A new report showed Georgia‘s exports of high-tech products dropped by $222 million between 2008 and 2009, an 8 percent decline to $2.5 billion, landing the state at No. 17 in the U.S.
Canada was the top destination for Georgia’s high-tech products, followed by Mexico and the Netherlands. The top product category was communications equipment at $508 million, according to TechAmerica Foundation‘s annual report on the international trade of U.S. high-tech goods.
Trade agreements like Nafta have helped Georgia companies find new markets, and politicians should fight protectionism in order to expand these opportunities, said Tino Mantella, president of the Technology Association of Georgia, in a TechAmerica news release.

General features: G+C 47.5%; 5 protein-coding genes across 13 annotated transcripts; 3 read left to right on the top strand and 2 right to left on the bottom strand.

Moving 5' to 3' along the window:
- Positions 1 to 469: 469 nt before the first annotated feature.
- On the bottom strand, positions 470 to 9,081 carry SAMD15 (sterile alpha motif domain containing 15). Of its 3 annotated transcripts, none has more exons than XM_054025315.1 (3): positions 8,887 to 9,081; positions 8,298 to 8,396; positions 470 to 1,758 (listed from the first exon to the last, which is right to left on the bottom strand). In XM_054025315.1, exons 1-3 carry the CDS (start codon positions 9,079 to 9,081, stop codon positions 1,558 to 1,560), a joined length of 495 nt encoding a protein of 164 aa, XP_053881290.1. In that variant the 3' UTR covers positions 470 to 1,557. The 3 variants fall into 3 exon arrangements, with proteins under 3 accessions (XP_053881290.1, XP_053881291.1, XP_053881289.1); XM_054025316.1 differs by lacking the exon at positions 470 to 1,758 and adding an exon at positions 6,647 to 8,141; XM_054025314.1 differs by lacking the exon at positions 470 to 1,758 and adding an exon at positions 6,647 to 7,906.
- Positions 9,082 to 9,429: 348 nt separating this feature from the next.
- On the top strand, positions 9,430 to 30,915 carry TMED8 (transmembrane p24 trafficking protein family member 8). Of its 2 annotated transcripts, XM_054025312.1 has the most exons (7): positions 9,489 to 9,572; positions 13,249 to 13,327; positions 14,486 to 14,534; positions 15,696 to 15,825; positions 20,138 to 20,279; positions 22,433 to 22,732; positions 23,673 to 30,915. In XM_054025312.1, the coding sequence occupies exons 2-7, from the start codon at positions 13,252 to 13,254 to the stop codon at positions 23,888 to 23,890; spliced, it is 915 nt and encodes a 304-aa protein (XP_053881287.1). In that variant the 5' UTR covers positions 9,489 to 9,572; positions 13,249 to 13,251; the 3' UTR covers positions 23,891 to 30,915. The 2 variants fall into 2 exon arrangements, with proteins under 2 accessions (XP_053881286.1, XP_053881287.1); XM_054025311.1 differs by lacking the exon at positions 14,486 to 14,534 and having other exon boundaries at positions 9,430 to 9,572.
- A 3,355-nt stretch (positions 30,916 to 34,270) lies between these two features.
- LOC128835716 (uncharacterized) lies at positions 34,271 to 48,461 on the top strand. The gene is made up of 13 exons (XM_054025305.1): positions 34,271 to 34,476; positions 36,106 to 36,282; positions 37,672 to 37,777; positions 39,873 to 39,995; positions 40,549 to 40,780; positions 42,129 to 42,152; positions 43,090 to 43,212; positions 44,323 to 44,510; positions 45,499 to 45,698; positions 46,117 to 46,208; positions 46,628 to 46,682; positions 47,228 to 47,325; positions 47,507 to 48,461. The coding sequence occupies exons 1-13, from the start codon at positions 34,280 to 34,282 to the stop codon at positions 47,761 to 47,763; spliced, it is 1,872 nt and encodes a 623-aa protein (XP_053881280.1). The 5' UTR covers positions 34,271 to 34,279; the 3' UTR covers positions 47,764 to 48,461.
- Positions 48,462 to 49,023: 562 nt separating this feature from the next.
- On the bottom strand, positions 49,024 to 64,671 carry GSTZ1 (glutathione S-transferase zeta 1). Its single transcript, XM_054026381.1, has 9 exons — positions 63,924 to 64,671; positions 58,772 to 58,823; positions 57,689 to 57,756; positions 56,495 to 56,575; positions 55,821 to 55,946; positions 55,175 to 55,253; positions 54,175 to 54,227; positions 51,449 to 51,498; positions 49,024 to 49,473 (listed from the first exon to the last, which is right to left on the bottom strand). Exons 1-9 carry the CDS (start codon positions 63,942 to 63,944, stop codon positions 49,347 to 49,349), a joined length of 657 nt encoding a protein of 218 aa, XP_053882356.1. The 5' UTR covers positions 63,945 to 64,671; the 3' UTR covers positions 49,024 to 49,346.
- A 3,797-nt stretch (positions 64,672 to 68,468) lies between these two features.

“We need to push our leaders in Washington to continue to open new markets for U.S. technology exports and to avoid the temptation to put up barriers to trade as a knee-jerk reaction to tough economic times,” Mr. Mantella said.
The U.S. is currently in the throes of ironing out sticking points with South Korea on the largest bilateral free-trade deal since Nafta. When the deal was first negotiated in 2007, the International Trade Administration estimated that it would boost U.S. exports by nearly $11 billion annually.
U.S. high-tech exports fell by 16 percent nationwide to $188 billion. These exports support 944,300 jobs across the country, the report said.
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